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WASHINGTON, D.C. — Dozens of U.S. industry leaders say rising oil prices have dimmed the economic forecast and made their firms vulnerable, at a time when international oil companies are earning record profits.

A survey released Monday by PricewaterhouseCoopers LLP says that chief financial officers and managing directors of prominent U.S. companies with offices around the world have grown gloomier about the prospects for the U.S. economy and their own profits in the next year, largely because of rising oil prices.

Some 36 percent of 150 executives interviewed said that their companies are scaling back expectations for revenue growth, new jobs and investments. Fifty-two percent said that higher oil prices were eroding profits, with 23 percent saying the impact is strongly negative and 29 percent describing it as moderate.

On Monday, U.S. oil prices retreated slightly to 66.25 dollars a barrel after crossing the 67-dollar record on Aug. 12. But fuel prices remained at an all-time high, having risen 63 cents, or 34 percent, in the last year.

“In the second quarter, business leaders saw oil prices cross the 60-dollar-a-barrel marker for the first time,” said John O’Connor, vice chairman of PricewaterhouseCoopers LLP. “It remains to be seen whether their reduced growth estimates, capital spending, and hiring plans represent a temporary case of the jitters, or a signal of something more.”

The number of executives expressing optimism about the U.S. economy in general dropped to 62 percent — 15 points less than the prior quarter. One-third are now uncertain about the economy, a 13-point increase.

Many have cited rising oil prices as a reason for reducing growth targets. The survey also shows just 47 percent of executives planning large new investments, 12 percent less than the prior quarter. Only 46 percent plan net new hiring, down 11 points.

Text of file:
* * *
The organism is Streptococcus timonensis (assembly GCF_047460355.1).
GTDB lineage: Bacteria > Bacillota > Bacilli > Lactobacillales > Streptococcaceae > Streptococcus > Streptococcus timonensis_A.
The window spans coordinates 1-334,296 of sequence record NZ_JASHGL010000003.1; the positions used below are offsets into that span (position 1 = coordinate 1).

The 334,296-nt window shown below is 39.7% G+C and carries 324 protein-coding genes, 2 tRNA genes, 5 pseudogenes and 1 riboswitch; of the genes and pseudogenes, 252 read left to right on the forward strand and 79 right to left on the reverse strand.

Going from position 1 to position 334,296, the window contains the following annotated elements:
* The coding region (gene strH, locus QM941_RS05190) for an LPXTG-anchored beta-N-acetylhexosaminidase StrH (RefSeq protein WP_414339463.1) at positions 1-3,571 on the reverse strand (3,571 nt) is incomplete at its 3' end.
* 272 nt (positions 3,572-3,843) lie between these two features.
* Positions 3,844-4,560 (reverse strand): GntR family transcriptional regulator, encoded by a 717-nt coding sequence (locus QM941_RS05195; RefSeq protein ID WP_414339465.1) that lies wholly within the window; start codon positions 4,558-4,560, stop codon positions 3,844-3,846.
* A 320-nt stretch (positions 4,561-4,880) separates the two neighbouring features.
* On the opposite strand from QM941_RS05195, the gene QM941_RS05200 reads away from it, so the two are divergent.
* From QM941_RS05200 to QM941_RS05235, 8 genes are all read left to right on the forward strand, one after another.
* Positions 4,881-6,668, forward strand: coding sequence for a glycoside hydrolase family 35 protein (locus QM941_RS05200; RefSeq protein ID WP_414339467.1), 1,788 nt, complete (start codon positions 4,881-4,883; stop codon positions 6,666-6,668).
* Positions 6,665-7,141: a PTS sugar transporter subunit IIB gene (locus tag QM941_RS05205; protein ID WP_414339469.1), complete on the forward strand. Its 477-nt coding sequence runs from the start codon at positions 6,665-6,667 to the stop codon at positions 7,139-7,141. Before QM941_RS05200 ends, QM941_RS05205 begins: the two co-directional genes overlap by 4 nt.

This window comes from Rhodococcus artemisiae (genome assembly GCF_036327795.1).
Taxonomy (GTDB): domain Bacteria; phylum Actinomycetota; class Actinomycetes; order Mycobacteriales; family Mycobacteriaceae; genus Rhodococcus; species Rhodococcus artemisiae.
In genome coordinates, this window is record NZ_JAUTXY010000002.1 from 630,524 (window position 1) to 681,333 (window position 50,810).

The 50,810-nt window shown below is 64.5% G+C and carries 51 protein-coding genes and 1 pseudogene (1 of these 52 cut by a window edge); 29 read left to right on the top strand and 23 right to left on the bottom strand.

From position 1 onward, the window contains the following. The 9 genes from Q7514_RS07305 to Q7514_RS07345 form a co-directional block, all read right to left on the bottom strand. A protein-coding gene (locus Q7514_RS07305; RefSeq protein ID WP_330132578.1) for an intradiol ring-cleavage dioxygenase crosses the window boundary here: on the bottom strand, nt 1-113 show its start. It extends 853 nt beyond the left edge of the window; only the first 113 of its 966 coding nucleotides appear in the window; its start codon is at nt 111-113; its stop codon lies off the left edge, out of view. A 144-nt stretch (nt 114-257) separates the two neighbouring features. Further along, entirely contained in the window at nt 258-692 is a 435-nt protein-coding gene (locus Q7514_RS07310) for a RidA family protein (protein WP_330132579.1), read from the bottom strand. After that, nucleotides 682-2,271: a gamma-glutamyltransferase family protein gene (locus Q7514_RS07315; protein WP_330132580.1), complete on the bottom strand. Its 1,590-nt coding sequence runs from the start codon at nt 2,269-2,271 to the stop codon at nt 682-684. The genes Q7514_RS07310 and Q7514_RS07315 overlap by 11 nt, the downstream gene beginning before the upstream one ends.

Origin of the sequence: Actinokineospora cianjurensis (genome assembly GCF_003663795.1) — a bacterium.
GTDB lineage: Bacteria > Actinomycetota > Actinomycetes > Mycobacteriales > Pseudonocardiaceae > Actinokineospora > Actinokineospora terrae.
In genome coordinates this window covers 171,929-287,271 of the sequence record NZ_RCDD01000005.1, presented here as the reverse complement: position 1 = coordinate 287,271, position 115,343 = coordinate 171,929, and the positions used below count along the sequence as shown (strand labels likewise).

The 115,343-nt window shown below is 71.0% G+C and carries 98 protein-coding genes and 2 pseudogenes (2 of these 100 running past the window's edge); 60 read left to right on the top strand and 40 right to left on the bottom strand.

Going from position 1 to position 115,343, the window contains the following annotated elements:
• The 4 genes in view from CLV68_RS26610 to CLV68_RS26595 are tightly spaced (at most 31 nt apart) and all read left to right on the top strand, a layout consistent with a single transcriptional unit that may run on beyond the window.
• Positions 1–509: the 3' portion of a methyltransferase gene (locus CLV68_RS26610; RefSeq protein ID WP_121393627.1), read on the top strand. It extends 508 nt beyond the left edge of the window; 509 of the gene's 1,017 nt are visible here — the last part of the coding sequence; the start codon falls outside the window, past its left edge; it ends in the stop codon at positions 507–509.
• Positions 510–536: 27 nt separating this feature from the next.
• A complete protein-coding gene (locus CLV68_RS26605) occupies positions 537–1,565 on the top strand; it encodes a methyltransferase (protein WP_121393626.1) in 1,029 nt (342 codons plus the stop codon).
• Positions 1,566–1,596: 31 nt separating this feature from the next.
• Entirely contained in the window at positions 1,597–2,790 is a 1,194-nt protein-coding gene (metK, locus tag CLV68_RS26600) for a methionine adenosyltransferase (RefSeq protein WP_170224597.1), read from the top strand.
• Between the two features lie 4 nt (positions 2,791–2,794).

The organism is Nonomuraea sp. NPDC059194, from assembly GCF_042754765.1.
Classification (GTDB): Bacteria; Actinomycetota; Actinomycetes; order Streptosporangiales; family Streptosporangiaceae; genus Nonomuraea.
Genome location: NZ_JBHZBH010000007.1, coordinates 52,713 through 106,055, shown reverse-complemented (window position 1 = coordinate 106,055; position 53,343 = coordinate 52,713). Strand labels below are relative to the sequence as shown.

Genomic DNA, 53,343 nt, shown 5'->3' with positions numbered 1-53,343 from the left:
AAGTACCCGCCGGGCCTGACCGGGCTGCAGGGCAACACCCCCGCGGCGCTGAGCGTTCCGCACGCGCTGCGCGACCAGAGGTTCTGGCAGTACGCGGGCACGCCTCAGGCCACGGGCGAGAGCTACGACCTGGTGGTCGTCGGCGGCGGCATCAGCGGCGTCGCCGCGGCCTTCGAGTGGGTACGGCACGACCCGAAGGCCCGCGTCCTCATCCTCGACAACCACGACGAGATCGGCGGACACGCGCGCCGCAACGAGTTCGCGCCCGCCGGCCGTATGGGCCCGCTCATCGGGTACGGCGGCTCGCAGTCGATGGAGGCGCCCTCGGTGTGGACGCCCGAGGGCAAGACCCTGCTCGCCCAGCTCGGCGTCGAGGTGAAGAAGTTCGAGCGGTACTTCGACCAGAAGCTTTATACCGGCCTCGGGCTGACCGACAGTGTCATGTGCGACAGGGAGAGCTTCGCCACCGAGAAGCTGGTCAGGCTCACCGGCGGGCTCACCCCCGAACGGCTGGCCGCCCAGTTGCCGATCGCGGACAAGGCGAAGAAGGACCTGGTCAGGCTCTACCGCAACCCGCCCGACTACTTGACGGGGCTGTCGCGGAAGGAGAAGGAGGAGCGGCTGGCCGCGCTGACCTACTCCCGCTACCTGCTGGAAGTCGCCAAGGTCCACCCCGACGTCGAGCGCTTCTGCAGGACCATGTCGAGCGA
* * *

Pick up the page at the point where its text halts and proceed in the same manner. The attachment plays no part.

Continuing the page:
O’Connor said that the U.S. economy has been resilient, clearing hurdles like the tripling of short-term interest rates, and enjoying a rallying dollar that now makes U.S. exports more costly abroad.

“Escalating oil prices have the potential to slow future economic expansion through their impact on profit margins, revenue growth, new hiring, and capital investments,” said O’Connor. “The challenge now, in this increasingly uncertain period, is to adjust to 60-dollar oil, and regain momentum.”

Meanwhile, analysts note that oil companies are making a killing. ExxonMobil’s second quarter earnings jumped 35 percent over last year, while Royal Dutch Shell‘s rose 34 percent and ConocoPhillips shot up 51 percent.

On Monday, the Foundation for Taxpayer and Consumer Rights (FTCR), a Santa Monica-based consumer group, said that profiteering by the oil industry is to blame for a 20-cent increase at the pump over the last three weeks.

The Congressional Research Service, which provides information at lawmakers’ requests, issued a report earlier this month showing that high prices for crude oil in 2004 and into 2005 raised costs for most businesses but steered billions of dollars to the oil industry.

The report says the profits of virtually all firms in all segments of the oil industry have increased, and that the greatest hikes have been in the so-called “downstream,” or refining and marketing, segments of the industry.

“The relatively high profit levels earned in refining and marketing suggest that conditions in the petroleum products markets, including the gasoline, diesel, and jet fuel segments, contributed to earned profits above and beyond the effect of higher crude oil prices,” says the Congressional Research Service report.

This view was corroborated by FTCR’s research on Monday, which blamed “manipulation of domestic refining capacity and inventories by American oil companies” as the reason for gasoline price spikes, not the traditional scapegoats of Middle Eastern oil-producing cartels like OPEC, government regulation, litigation, or environmental standards.

“In a commodities market, domestic oil companies know that the lower the inventories they keep, the higher the profits, because perceived shortages mean a speculative run-up in prices,” said Jamie Court, president of FTCR.

“Big Oil rigs summertime driving season for big profits by keeping inventories low… Every summer should not be open season for oil companies to gouge American motorists.”

Consumer Watchdog
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